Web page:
Selma review - 'a powerful and beautifully constructed piece of cinema about a turbulent time in US history'
Drama. Starring David Oyelowo, Carmen Ejogo, Tom Wilkinson, Giovanni Ribisi, Cuba Gooding Jr, Oprah Winfrey, Tim Roth, Common, Wendell Pierce, Colman Domingo, Martin Sheen, Nigel Thatch, Stan Huston, John Legend. Directed by Ava DuVernay. Cert 12A
When attempting to structure a biopic of a major historical figure there are many traps lurking within the process to snare the unwary, no matter how well-intentioned they may be. Richard Attenborough’s Gandhi managed to skirt most of the potential pitfalls whilst maintaining a gravitas and dignity which its subject richly deserved whereas last year’s Mandela: A Long Walk to Freedom seemed to steer straight towards every pothole in its path.
Despite a fine central performance from Idris Elba, that film tried to cover way too much ground with the result that it came across as a series of snapshots, fine enough in themselves but not enough to give us a true sense of the man which, say, concentrating on a specific time in his life may well have done. Thankfully, with Selma Ava DuVernay has made the correct decision to condense her story about Martin Luther King into a specific and crucial period in his life.
Although we open with King (David Oyelowo) reluctantly and nervously preparing his acceptance speech for the 1964 Nobel Peace Prize in Oslo, most of the action takes place the following year in Alabama.
A shocking sequence shows us the bombing of a church in Birmingham in which four young girls lost their lives before we cut to the elderly Annie Lee Cooper (Oprah Winfrey) coming up against blatant racism in her efforts to register to vote.
It’s this latter fight which prompted King and his associates to instigate a march from Selma to the state capital of Montgomery, a 54-mile trek which would bring those taking part into the face of Southern bigotry at its most naked and violent but, crucially, would garner the kind of publicity for the cause which would alter the opinions of America and its president, Lyndon Baines Johnson (Tom Wilkinson).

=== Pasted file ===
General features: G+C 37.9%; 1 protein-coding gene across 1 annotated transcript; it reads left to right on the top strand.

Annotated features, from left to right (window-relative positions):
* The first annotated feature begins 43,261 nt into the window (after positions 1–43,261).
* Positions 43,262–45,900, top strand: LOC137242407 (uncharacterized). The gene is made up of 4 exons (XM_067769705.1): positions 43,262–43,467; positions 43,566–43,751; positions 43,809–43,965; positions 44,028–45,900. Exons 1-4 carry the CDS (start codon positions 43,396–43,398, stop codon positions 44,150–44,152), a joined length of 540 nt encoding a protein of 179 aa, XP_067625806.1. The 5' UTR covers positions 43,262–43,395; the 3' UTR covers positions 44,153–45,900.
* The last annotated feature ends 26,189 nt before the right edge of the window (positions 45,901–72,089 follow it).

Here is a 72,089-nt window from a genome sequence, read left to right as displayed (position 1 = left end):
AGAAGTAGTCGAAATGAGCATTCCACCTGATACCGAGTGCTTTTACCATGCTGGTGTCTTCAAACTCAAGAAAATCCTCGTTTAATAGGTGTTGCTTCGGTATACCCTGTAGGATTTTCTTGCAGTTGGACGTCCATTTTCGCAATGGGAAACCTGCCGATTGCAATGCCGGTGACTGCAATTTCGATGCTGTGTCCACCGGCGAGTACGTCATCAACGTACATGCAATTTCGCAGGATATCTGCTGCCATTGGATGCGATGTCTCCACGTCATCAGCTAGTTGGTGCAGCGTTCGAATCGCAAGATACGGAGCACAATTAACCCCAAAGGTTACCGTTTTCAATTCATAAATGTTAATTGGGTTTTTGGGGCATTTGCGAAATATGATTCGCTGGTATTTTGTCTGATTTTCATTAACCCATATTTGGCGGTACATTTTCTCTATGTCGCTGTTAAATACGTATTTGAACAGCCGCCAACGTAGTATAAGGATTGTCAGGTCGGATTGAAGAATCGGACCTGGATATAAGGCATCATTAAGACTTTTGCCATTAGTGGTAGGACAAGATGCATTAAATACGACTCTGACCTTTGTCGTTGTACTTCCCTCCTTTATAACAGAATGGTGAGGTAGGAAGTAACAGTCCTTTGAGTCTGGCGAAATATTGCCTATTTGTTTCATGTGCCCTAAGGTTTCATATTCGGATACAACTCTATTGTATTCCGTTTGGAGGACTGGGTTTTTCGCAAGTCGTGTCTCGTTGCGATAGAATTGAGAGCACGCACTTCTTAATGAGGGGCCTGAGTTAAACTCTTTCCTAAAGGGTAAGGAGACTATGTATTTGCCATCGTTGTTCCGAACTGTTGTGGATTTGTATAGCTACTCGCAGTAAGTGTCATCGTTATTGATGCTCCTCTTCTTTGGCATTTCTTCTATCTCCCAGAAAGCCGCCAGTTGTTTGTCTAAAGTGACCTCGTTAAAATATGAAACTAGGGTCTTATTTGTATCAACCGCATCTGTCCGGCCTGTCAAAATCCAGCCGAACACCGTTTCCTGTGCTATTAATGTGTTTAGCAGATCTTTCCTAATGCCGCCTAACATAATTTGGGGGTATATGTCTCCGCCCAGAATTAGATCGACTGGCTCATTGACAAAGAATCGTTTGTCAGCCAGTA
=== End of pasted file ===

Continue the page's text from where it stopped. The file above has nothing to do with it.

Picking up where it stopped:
It would have been very easy for DuVernay to let Selma slip into becoming an unsubtle hagiography but by and large she’s managed to show King as a principled but flawed man, not least when it comes to the matter of his frequent extra-marital liaisons and the effect that had on his relationship with his wife, Coretta Scott King (Carmen Ejogo).
From an historical perspective, LBJ certainly wasn’t as entrenched as he’s portrayed here but in any biopic there are bound to be a few truths swept under the carpet.
What Selma does particularly well is balance the ideological in-fighting within the Civil Rights movement – King’s Gandhi-esque belief in passive resistance versus the more militant stance of Malcolm X (Nigel Thatch) – with bursts of violence which cause the viewer to gasp. Chief among these is the unbelievably brutal response of Sheriff Jim Clark (Stan Huston) and the men under his command when the marchers attempt to cross a bridge over the Alabama river, an event captured live on American TV and marking a watershed in the struggle.
David Oyelowo is magnificent as MLK, giving a career-best performance as a man driven but still prone to self-doubt while there’s hardly a false note struck by any of the supporting players, Tim Roth in particular delivering a memorable turn as Alabama’s governor George Wallace. Ultimately, Selma is a powerful and beautifully constructed piece of cinema about a turbulent time in US history and well worthy of your attention.